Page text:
Trading estates, the area between what was the railway and refuse depot is now a trading estate with a wide range of companies
Bakkavor Pizza. Warehouse and distribution centre. Agust and Lydur Gudmundsson founded Bakkavor in Iceland to manufacture and export seafood. They named the company after the street in which they grew up. They expanded into Scandinavia and then the rest of world, controlling the supply chain for cod and lumpfish roe. They took over lots of other companies and this Harrow depot is just one of many,
Levolux. Founded in 1984 this is a firm Specialising in Solar Shading, Screening, Balconies and Balustrading
29-31 small trading estate, plumbers, motor mechanics. Connects to other units entered from Station Road and at the rear of properties
George Gange Way
This is a high level road opened in the 1990s which carries the A409 away from Wealdstone High Street. For much of its length it is essentially a flyover. George Gange, the first Labour councillor on Harrow Council's forerunner, Wealdstone Urban District Council, was similarly honoured
The Gym. On this site in 1914 was a tin tabernacle used as a Mission Hall, and later by the Primitive Methodists. It was later taken over by the YMCA. The current building is presumably that which replaced the tin hut as the YMCA centre. At some point in the early 1960s this was sold to what was then the Popular Stores and seems now to have devolved to ASDA. .It appears to operate as a Gym –although it was until recently a Quality Cafe.
At the rear of these buildings was in the 1930s a structure described as an ‘Employment Exchange’
Flats on the site of what was the Wealdstone Centre – consisting of a library, youth centre, etc. The Centre itself had been built on the site of an earlier library and schools.
Wealdstone Schools. This was a National School built 1869 in village school style. Later it was a Youth and Community Centre old school.
Library. Built 1960 by Middlesex County Council. 2 storey brick building. Demolished and replaced, and its replacement since demolished.
Road running north alongside the railway on the site of the David Allen print works, later HMSO. The industrial estate at the end is in the square to the west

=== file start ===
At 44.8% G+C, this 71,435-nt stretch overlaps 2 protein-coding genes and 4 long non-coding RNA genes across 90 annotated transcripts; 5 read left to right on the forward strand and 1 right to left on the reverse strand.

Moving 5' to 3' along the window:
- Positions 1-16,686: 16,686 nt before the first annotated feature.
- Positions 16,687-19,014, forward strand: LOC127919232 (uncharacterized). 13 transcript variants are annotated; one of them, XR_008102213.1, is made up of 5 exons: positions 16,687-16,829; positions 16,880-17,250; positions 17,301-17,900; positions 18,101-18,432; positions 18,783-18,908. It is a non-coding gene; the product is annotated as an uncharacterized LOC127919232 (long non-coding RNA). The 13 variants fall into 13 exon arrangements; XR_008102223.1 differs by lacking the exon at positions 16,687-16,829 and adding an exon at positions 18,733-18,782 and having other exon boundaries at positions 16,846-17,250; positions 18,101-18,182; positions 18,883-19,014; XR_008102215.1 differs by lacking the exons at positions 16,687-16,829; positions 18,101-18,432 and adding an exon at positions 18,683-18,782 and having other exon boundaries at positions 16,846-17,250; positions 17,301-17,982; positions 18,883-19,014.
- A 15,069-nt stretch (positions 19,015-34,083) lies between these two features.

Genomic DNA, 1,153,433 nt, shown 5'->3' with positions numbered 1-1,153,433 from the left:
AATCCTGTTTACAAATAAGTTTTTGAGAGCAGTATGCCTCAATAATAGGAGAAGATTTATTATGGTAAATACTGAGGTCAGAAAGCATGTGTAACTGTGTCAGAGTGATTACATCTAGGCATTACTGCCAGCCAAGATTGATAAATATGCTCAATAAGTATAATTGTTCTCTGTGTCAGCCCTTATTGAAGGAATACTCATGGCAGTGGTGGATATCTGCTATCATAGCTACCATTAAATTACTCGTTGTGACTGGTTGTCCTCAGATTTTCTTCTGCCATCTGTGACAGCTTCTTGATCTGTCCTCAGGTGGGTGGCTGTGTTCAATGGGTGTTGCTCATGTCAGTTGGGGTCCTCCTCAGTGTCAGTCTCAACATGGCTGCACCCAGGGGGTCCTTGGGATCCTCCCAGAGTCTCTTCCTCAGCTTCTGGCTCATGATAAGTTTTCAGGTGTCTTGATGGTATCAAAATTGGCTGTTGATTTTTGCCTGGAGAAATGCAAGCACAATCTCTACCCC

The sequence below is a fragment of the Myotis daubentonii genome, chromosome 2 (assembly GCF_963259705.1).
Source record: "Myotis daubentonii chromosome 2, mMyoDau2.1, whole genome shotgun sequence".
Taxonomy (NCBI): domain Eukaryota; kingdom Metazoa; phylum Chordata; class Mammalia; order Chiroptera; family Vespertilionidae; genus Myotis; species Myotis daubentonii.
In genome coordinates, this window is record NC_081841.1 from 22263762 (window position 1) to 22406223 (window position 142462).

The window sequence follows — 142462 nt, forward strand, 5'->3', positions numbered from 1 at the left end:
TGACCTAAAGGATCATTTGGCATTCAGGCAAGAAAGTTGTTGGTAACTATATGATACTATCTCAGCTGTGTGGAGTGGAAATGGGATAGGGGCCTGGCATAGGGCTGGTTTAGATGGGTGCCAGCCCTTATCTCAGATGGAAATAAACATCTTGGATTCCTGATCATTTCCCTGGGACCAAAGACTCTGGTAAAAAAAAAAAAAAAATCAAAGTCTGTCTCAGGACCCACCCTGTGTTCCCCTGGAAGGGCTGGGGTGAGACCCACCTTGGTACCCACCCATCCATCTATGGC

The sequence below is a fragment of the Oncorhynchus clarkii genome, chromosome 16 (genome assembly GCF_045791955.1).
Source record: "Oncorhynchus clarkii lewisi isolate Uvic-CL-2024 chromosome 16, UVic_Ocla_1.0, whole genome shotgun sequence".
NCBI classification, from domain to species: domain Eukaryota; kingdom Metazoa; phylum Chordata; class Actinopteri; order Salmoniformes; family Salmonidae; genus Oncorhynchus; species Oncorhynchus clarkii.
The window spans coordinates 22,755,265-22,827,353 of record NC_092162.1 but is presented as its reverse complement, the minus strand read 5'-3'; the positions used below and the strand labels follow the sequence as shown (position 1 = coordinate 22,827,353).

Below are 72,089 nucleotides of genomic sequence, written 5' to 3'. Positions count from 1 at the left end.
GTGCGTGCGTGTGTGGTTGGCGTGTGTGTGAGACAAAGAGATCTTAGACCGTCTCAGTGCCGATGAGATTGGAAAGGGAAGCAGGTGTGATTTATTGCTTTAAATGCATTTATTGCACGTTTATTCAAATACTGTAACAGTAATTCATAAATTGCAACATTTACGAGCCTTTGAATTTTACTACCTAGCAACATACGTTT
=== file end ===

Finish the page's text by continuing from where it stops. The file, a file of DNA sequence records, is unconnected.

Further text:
Esterline. Development/manufacture military communication equipment
Microlease. The business dates from the 198s and was originally on the local Whitefriars Industrial Estate. The lease electronic measurement equipment
Air Ministry Citadel. This was underground at the rear of the HMSO Printing Works. It was known as Z or the Stationery Office Annexe. When the HMSO works closed, Kodak brought the site for expansion of their adjoining complex and the surface office block was demolished in 1996.
Harrow Crown Court. Built 1989 and used for hearing criminal cases.
1 Holy Trinity church. This was built in 1882 to serve the expanding population. It was built on land donated by Christ Church, Oxford. The building is stone with brick dressings in the Gothic style by Roumieu & Aitchison. In 1977 the church was reordered and the original chancel became a separate space while the nave became the worship area. This is a flexible sae and can be used for parties and meetings. There are two war memorial windows.
Hall. In 1967 the hall was replaced with shops by A J Watkins. They include an entrance to the church and to first story halls
David Allen. Print works. This is now the site of Hailsham drive and lies alongside the railway. The firm moved here in the 1890s from Belfast and built this large works plus a power house with a prominent local chimney. They were requisitioned by the Government in the Great War and subsequently became Her Majesty’s Stationary office print works. This closed in the 1980s. The site is now the Crown Court
23 Wealdstone Ex Servicemen’s club. Closed 2010
12-22 INGENY Interphone House security systems and building technology integrator. The building was previously Pickford’s Depository
Steps – these went from alongside the depository to The Bridge. It is the line of an old footpath.
15-18 Iowa Tavern. Demolished in the 1960s when it was complete with a spittoon. It was replaced with a Sainsbury’s, which has since been replaced by another Sainsbury’s in a development called Alderbrook.
19 Queens’s Arms. This was a Taylor Walker pub and then Punch Taverns. Now demolished
32 this was a Wetherspoons pub called The Sarson Stone. Now a betting shop
36 Lloyds Bank : Built in 1907 by Horace Field & Simmonds. It is a good building in Baroque style. Note the bees and bee hive
Wealdstone Centre. Council offices and Library in a substantial building;
72 Boots. Site of Garraway’s cab yard in the early 20th
74 Poundland. This is on the site of a demolished pub – The Case is Altered. This had been a nightclub, and then a Chinese restaurant before being derelict for many years
55 Police Station . Site of picturesque cottages demolished for the court house. The police station with an entrance on the right for the police. Also a magistrates' court – entered on the left - which for a while was used as a library. It was built in 1908-9 by J Dixon Butler in Free Tudor style. It has been empty since 2015 and is currently boarded having been squatted.